Nélida Nassar 06.20.2019
The chamber opera evening at the Boston Early Music Festival presented a superb sampling of the entertainment Louis XIV offered his courtiers and privileged visitors in the newly decorated Grand Apartments of his palace. A repeat from a previous biannual festival, Versailles, Portrait of a royal domain is a clever mélange of three short operatic vignettes by three different composers: Les Plaisirs de Versailles by Marc-Antoine Charpentier, Atys by Jean-Baptiste Lully, and Les Fontaines de Versailles by Michel-Richard de Lalande.
Once the court moved from Paris to Versailles in 1682, Louis sought a way to keep his courtiers sufficiently amused during the winter season. This led to the creation of the Soirées d’Appartements, entertainments which took place three times a week. Music, dancing, a variety of games, and a lavish buffet were offered in a relatively informal setting in which guests, rather than being served at tables, were free to choose their own conversational companions, seating, food and games.
The relationships of the three composers to each other, to Louis XIV, and to the festivities at Versailles are intriguing. Undoubtedly a subtle competition existed between the three men. Charpentier (1643-1704) wanted to demonstrate to the king his abilities in the area of French secular music as well as in the Latin sacred music for which he was best known. He had connections to the powerful Guise family as well as to the Dauphin (son of Louis XIV). As the king’s official composer, Lully (1632-1687) retained a monopoly on all French opera performances. His Atys (1676) was known as ‘l’opéra du Roy’: excerpts from it were frequently performed at Louis’ salons and it was revived many times in the king’s lifetime. De Lalande (1657-1726) was supported by the king’s former mistress, the Marquise de Montespan, and he taught harpsichord to the daughters whom she had with the king.
The concert opened with Charpentier’s Les Plaisirs de Versailles a divertissement featuring an argument between the rival Music (soprano Teresa Wakim) and Conversation (mezzo soprano Marjorie Maltais), the latter an ignorant chatterbox who continually interrupts the self-important Music to offer “inopportune praise” (a regular enough occurrence at Versailles, one can well imagine). When the two argue, the Greek God of Festivities Comus (tenor Jesse Blumberg) is prevailed upon to arbitrate. He tries chocolate and wine, and even enlists the help of that other favorite Versailles pursuit, Gaming (tenor Jason McSoots). The two rivals are eventually reconciled only through their shared admiration and praise for the ‘Grand Roi,’ much to the relief of the Chorus of Pleasures, and together do their best to “relax” the great King after his “war work.” Music literally and aesthetically has the last word as it rejoices in its power over men and is cherished by the “most famous of all conquerors.” Gilbert Blin’s hypothesis that Donneau de Visé wrote the libretto for Les Plaisirs de Versailles is plausible, as Charpentier composed incidental music for many of Donneau de Visé’s plays.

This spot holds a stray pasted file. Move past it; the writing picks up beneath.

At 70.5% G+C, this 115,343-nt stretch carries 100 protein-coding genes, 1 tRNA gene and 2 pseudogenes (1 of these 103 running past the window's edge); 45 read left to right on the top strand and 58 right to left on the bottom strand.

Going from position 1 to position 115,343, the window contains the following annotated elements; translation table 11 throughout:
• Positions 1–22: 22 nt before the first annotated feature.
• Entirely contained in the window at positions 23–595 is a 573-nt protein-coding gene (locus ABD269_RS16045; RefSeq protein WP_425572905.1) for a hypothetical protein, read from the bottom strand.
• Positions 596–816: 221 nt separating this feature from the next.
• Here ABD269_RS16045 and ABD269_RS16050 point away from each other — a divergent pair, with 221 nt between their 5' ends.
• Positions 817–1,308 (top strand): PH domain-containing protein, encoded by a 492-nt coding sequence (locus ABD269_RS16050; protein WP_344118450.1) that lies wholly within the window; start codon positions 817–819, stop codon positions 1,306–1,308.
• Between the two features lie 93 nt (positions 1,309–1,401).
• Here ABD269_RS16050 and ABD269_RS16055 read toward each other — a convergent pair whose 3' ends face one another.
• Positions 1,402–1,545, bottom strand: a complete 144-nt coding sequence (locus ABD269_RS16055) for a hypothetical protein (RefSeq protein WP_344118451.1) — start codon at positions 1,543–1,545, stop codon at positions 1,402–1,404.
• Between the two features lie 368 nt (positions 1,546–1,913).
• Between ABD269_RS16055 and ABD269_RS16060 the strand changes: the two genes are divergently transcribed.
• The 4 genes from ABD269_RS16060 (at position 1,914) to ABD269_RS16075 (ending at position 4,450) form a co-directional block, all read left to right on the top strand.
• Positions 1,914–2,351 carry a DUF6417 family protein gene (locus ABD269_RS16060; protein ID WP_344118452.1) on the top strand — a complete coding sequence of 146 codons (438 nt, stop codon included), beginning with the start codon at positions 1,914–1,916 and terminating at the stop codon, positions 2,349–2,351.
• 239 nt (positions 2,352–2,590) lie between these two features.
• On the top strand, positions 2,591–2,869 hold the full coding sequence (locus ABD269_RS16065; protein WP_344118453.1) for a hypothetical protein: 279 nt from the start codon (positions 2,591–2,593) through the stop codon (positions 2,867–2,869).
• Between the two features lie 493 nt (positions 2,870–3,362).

The singers inhabit their roles convincingly, and everyone contributes to making the music work as drama – lightweight though it is most of the time. Aaron Sheehan one of the Pleasures – clearly the Boston Early Music Festival’s favorite tenor at the moment – is excellent in the Les Plaisirs de Versailles. He displays an effective blend of plaintive lyricism, ardent entreaty, and fierce indignation, varying it as the situation demands. Among the other singers, I especially enjoyed the warm, bright voice of Teresa Wakim, with its full timbre and high tessitura, as well as her splendid comic acting. Both physically and vocally imposing, Marjorie Maltais created a delightful chatter with her bold and rich voice. The instrumental playing, too, well catches the mood of the opera, especially the violins, which have some glorious moments of mellifluous sweetness.
Les Jardins de Versailles was followed by Act IV, scene 5, from Lully’s Atys. It depicts the river gods and the nymphs of the chateau’s fountains celebrating the upcoming marriage of the daughter of Sangar, the god of the river, to the son of Neptune. With his power as the high priest of Cybèle, Atys orders Sangaride’s father to cancel the wedding to King Celenus. The River of Sangar, however, approves Sangaride’s choice in the chorus “Nous approuvons votre choix” (We approve your choice) followed by “Que l’on chante” (Let us sing). Olivier Laquerre’s rich baritone voice delivers plenty of passion as the River Sangar. The three divinities – soprano Molly Netter, mezzo-soprano Virginia Warnken, and baritone Zachary Wilder – perfectly convey the wistfulness of ‘L’Amour trouble tout le Monde” (Love troubles the whole world). The chorus and orchestra are first-class. A jubilant dance suite consisting of a gavotte, two minuets, and choral numbers concludes the act to the delight of the audience.